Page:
A successful PR event in Kuwait City will not be equally successful, let’s say, in the United Arab Emirates or Qatar. Despite sharing similar geography, language and Islamic culture, they differ greatly in lifestyle, social behavior, and laws. You can easily go from planning a launch event in Dubai with live DJ, fireworks and cocktails, to committing to running a public event in Kuwait where promiscuous dancing is strictly prohibited and alcohol banned. On the extreme end, in Saudi Arabia, the most conservative of the nations in the region, you will have to find alternative ways to send your message across in a society where gender segregation is the norm in public spaces and unlawful mixing will lead to criminal charges.
All to say, knowing the specifics of each market in the Middle East is crucial to plan and execute the right strategy for your audience.
Prepare for a new category of expectations
If you think that customer complaints are going to be an occasional occurrence, and lie within the purview of the customer service department, I invite you to reconsider. In the Middle East, clients and customers are extremely demanding. Their spending power is second to none and therefore they expect the best treatment in return for their business.
You can easily go from planning a launch event in Dubai with live DJ, fireworks and cocktails, to committing to running a public event in Kuwait where promiscuous dancing is strictly prohibited and alcohol banned.
When service is not delivered according to standards, the public relations department can be expected to get involved in the resolution of the matter, because the consequences to a brand reputation can be dire. Unhappy customers will go on a mission to give that brand a negative referral to their (extended) family and (wealthy) friends, often related to the local royal families.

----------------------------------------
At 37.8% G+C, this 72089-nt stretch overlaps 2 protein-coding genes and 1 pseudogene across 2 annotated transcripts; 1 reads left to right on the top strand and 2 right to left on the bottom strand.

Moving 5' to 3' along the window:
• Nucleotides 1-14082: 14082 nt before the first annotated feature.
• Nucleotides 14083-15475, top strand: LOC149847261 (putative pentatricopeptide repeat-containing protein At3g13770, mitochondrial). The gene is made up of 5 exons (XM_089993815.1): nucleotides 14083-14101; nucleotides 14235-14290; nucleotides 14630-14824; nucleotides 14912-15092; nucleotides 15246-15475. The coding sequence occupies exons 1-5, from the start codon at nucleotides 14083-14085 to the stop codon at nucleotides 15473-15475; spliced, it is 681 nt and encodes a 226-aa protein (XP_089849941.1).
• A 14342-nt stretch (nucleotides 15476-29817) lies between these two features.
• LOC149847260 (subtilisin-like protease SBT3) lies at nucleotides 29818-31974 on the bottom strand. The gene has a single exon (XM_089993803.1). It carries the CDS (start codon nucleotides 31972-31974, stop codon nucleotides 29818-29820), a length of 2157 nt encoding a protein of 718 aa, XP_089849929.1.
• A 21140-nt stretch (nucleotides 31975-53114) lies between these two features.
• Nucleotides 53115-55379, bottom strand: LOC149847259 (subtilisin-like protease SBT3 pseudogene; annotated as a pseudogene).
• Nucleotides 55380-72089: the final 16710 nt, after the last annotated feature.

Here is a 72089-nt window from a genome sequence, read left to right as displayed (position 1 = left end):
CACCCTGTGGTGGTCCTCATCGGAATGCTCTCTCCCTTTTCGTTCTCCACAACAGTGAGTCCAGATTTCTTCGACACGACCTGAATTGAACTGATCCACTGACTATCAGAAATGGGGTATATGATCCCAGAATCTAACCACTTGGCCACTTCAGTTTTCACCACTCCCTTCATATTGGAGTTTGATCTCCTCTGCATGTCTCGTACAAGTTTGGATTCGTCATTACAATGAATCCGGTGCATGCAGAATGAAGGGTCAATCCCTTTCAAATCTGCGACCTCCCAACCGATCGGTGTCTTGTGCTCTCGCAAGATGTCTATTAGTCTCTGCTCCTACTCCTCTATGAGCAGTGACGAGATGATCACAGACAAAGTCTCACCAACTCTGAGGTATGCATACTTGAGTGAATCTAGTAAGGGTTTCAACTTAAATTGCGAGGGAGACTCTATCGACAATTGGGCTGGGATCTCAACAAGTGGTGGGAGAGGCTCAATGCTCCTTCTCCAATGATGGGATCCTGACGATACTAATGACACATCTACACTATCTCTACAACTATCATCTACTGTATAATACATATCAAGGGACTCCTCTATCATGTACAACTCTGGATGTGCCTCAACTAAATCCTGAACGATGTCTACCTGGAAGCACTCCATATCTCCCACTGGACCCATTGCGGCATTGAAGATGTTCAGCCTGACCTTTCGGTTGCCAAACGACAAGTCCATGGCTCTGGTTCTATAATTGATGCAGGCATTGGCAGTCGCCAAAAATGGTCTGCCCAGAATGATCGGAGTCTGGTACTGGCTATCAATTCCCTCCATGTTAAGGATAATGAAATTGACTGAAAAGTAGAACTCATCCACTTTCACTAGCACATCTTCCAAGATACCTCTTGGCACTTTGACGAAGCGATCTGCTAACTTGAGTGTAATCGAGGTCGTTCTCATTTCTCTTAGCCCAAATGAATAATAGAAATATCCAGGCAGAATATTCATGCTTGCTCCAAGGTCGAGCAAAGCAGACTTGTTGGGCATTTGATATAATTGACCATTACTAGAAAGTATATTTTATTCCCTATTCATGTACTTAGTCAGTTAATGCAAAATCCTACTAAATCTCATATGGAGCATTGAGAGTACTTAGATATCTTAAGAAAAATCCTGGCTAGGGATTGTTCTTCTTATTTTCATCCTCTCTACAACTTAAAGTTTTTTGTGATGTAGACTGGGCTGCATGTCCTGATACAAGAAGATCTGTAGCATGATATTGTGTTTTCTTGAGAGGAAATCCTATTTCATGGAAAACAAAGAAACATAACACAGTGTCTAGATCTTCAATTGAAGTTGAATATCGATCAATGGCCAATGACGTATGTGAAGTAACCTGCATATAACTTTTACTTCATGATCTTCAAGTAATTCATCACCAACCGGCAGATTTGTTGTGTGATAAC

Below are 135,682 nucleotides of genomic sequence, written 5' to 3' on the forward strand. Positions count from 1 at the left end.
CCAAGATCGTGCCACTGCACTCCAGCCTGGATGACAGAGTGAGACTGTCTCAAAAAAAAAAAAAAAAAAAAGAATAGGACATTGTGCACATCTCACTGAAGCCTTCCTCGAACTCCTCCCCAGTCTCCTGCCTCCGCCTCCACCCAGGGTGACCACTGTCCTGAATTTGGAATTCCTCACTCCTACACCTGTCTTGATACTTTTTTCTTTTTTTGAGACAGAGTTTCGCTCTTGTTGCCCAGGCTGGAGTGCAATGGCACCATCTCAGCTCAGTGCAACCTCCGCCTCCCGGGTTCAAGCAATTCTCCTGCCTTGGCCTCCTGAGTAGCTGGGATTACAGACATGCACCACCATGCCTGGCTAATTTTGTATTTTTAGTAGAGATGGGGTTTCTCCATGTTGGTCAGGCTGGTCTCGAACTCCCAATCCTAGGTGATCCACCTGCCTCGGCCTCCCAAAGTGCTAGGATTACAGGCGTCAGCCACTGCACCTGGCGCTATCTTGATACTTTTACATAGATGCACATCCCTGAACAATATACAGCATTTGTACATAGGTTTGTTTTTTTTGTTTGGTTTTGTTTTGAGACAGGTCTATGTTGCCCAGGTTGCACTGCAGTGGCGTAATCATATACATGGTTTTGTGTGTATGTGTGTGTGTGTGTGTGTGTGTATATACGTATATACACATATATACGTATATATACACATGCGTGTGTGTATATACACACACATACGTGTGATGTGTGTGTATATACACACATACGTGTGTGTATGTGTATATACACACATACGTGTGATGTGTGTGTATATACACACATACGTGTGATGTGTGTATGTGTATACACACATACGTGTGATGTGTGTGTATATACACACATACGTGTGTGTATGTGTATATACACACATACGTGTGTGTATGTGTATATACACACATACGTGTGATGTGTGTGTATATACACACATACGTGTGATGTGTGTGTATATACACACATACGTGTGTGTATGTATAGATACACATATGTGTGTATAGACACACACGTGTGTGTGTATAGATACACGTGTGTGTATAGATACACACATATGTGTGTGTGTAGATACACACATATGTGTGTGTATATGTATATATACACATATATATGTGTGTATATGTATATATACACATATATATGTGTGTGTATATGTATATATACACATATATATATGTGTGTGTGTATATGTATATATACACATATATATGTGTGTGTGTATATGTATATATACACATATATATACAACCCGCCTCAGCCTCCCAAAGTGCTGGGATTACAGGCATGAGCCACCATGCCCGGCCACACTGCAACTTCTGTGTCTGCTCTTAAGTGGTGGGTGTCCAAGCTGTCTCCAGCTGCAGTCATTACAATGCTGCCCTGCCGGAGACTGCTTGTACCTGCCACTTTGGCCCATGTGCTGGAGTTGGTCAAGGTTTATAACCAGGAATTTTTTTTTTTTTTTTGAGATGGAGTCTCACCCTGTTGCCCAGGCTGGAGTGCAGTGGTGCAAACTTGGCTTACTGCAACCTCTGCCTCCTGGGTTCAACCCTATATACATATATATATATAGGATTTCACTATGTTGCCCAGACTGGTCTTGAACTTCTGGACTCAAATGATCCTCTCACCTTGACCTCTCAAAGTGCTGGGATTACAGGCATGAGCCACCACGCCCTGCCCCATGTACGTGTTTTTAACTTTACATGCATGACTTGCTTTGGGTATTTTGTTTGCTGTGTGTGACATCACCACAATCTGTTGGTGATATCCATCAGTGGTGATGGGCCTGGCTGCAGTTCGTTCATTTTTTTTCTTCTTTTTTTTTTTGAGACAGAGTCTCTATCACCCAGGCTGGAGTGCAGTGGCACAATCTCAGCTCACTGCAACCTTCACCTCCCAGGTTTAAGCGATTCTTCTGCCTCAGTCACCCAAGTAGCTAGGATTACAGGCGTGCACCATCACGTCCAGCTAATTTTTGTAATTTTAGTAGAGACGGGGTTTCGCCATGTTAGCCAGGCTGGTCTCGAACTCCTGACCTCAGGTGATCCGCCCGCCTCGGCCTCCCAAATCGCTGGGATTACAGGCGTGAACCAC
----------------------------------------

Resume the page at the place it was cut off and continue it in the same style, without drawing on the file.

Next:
For example, a top client for one of our brands claimed a fall at a London Airport due to the instability of a pair stilettos and demanded compensation for the embarrassment caused. In this case, I did not get away with a flower bouquet and a hand-written note. Instead, a nicely wrapped $3,000 it bag was deemed acceptable.
RAMADAN HAS A KEY ROLE IN YOUR PR CALENDAR
During Ramadan, the most sacred month of the year, Muslims fast every day from sunset to sunrise, cities literally shut down, offices close earlier and shops don’t open until dark. How does that have anything to do with your PR plan? It does! Because when the sun finally sets, the city fills with social gatherings, Iftar (the fast-breaking meal), press dinners, and late night brand-hosted Suhur (the last meal before dawn). This is also the time for local women to shop until 2 am and for brands to launch capsule collections. Use wisely this time of the year to network and boost the visibility of your brand with relevant product.
Representing a brand in a foreign market can be daunting and challenging. In order to succeed, know your audience, understand their culture and most of all keep your mindset open.
About Francesca Venturi
Francesca Venturi has extensive experience in the Middle East as a PR director for globally known luxury brands. She is the founder of Elevate PR and Communications, a consultancy service to international brands aiming to set foot in this part of the world. Interested parties can reach her directly at francesca [at ] elevateprandcommunications [dot] com<.p>